User-Generated Content: Friend or Menace?

User-generated content is all the rage these days. It gives users a reason to return to your site. Did you know that it can harm it as well?

User-Generated Content: Friends

User-generated content creates increased user engagement. People like to voice their opinions. By providing them a platform you create a community. As a part of the community they become advocates for your business.

It also creates fresh content on your site. Search engines love fresh content. By allowing for user-generated content you’ve added value to your site at no cost to your business. Or is there?

User-Generated Content: Menace

User-generated Content: J. Jonah Jameson spams his competitors.

The danger of letting users post anything is that spammers will find your site. They will  turn it against you. You need to watch what gets posted on your site. Be a part of the community that resides on your site. Spammers taking over the site kills the experience and drivers users away.

Mozilla was recently hit with a spam penalty over user-generated content. Given Mozilla’s important to the internet Google applied this penalty on a very granular level. This penalty only affected one page out of 22 million. This page was an unmonitored WordPress blog. Small business websites don’t tend to have 22 million pages. A spam heavy page on a ten page site will receive a severe penalty.

How to Combat Spam

You could take the approach of only allowing approved content. This will prevent spam, but it will hamper the community you are building. By creating a delay users will find trouble communicating with one another. Also, you may need to hire people just to check your website. I would not recommend this heavy-handed approach.

You could take the approach of closing old threads. It’s possible that someone may come across the page at a later date and wish to add a comment, but this is very rare. A typical small business will only find comments for the first week or so of a blog. This may vary depending on your community. I would definitely recommend this approach. We close comments on our blog posts after two weeks. Your time frame may vary.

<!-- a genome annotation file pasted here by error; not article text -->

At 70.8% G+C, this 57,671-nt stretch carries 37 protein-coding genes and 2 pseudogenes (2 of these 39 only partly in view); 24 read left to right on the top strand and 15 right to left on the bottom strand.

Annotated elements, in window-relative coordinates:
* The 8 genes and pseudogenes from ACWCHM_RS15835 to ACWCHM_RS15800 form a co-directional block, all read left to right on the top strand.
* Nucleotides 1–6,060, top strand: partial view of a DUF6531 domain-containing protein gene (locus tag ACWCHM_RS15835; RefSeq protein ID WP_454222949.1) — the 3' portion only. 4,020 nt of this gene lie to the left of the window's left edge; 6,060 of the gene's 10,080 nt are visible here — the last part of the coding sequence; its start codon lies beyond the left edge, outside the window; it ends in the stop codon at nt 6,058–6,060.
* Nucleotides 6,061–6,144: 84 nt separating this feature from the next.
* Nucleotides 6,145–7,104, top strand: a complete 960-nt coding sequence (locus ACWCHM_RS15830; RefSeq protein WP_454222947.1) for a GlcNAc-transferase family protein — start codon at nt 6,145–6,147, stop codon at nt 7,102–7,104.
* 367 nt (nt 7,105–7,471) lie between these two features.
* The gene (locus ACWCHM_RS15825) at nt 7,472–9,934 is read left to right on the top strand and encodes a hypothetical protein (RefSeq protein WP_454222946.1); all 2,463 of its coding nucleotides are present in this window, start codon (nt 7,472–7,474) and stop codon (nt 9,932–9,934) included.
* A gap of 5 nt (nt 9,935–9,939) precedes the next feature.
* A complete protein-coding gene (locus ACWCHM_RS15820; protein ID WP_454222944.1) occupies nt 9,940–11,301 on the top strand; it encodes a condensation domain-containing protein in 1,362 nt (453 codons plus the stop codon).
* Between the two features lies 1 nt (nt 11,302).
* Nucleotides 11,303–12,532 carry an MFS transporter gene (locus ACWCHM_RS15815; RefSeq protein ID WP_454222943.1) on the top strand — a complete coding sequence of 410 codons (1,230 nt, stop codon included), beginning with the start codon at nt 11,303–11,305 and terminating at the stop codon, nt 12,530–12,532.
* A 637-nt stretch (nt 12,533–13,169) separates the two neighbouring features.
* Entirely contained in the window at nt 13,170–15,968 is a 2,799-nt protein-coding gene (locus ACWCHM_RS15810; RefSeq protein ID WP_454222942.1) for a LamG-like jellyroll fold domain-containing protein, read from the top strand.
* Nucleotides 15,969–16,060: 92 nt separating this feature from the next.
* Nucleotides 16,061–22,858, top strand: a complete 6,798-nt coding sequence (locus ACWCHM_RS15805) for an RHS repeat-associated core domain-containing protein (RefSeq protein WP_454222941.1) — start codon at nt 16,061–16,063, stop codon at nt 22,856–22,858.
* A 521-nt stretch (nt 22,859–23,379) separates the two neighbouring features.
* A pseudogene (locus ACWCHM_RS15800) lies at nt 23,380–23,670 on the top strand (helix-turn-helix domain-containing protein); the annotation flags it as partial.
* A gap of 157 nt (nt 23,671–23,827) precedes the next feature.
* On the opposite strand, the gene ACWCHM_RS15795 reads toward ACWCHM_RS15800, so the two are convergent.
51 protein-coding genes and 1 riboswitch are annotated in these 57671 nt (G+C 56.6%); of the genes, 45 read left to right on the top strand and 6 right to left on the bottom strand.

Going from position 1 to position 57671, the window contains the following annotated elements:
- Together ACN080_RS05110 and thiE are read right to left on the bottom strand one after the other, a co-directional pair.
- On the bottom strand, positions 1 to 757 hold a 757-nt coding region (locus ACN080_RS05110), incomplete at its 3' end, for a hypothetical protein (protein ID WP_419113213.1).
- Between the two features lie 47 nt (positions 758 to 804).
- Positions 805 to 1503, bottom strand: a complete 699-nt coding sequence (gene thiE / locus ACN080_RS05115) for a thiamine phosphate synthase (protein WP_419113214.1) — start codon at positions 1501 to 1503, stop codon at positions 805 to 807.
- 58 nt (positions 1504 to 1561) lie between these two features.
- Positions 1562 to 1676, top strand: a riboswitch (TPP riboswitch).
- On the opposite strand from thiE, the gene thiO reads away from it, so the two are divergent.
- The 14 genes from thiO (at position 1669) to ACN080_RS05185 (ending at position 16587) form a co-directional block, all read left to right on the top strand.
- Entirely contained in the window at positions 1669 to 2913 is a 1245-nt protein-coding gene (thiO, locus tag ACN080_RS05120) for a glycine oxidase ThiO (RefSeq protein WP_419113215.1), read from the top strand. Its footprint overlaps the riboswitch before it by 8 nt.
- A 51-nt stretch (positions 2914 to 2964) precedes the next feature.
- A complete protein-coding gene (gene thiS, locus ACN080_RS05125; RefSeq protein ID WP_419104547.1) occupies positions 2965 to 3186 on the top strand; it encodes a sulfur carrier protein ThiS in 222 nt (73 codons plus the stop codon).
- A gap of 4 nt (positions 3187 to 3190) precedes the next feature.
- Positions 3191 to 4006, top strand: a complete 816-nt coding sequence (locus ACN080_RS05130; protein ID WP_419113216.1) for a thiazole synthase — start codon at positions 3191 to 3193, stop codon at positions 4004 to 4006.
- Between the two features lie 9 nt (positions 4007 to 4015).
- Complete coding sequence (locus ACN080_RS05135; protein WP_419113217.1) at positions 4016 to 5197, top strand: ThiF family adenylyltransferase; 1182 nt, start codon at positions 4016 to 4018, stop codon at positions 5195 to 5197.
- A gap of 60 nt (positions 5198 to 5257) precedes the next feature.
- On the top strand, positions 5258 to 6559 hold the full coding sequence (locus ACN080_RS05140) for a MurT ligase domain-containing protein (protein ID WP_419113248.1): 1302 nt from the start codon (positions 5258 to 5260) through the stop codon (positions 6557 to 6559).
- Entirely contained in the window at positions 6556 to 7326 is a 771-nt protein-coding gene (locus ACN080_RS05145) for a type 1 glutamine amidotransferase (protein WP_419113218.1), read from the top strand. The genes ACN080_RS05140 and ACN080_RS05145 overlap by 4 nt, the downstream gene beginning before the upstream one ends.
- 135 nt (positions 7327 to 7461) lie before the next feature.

Another approach is to apply filters to comments. First you must apply a filter that adds rel="nofollow" to any link posted by a user. Doing this will tell search engines that you do not endorse the link. They will not follow that link and thus not spammers will receive no benefit. The thought process is that spammers will learn to move on to the next target. In truth many spammers will post and run and not see things actually worked. Still, it’s best not to prevent spammers from receiving any benefit from your site. WordPress automatically applies the rel="nofollow" to any link.

Next you need a filter that scans the content for spam. Akismet is the most popular anti-spam service. It is most known for its WordPress plugin, but it works elsewhere. It is free for personal use, or $5/month for low-traffic non-personal sites. For the amount of value it can add this is a reasonable price. A definite recommendation.

What has been your experience with user-generated content? Has it added value to your site? Have you ever been hit by spammers? How did you react? We’d love to hear from you.



Brian is the Director of Development and Social Media for Brand Builder Websites where he oversees the development, strategy, and goals for our software development. He is also a huge fan of Android.
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